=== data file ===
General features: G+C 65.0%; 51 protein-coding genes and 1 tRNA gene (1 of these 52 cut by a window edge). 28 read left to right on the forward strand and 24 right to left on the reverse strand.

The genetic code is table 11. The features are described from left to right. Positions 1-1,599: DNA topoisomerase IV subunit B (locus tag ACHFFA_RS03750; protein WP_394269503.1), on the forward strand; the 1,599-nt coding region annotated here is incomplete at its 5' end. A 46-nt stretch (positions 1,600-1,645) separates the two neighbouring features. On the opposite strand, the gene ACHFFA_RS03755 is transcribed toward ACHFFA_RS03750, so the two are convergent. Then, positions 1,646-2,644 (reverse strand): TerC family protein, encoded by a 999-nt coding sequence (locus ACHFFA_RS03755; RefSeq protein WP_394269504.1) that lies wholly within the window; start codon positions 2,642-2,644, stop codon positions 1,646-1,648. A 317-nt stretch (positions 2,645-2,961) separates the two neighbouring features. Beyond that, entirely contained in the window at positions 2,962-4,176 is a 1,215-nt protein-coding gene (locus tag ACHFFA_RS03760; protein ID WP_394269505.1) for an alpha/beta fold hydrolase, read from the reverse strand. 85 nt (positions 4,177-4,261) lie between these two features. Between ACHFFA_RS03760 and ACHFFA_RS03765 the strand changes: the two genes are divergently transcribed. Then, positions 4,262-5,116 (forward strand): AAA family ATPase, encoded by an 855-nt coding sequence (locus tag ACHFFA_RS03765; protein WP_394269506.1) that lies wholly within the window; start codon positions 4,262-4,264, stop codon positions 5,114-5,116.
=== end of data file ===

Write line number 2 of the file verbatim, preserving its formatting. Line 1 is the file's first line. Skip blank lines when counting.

The genetic code is table 11. The features are described from left to right. Positions 1-1,599: DNA topoisomerase IV subunit B (locus tag ACHFFA_RS03750; protein WP_394269503.1), on the forward strand; the 1,599-nt coding region annotated here is incomplete at its 5' end. A 46-nt stretch (positions 1,600-1,645) separates the two neighbouring features. On the opposite strand, the gene ACHFFA_RS03755 is transcribed toward ACHFFA_RS03750, so the two are convergent. Then, positions 1,646-2,644 (reverse strand): TerC family protein, encoded by a 999-nt coding sequence (locus ACHFFA_RS03755; RefSeq protein WP_394269504.1) that lies wholly within the window; start codon positions 2,642-2,644, stop codon positions 1,646-1,648. A 317-nt stretch (positions 2,645-2,961) separates the two neighbouring features. Beyond that, entirely contained in the window at positions 2,962-4,176 is a 1,215-nt protein-coding gene (locus tag ACHFFA_RS03760; protein ID WP_394269505.1) for an alpha/beta fold hydrolase, read from the reverse strand. 85 nt (positions 4,177-4,261) lie between these two features. Between ACHFFA_RS03760 and ACHFFA_RS03765 the strand changes: the two genes are divergently transcribed. Then, positions 4,262-5,116 (forward strand): AAA family ATPase, encoded by an 855-nt coding sequence (locus tag ACHFFA_RS03765; protein WP_394269506.1) that lies wholly within the window; start codon positions 4,262-4,264, stop codon positions 5,114-5,116.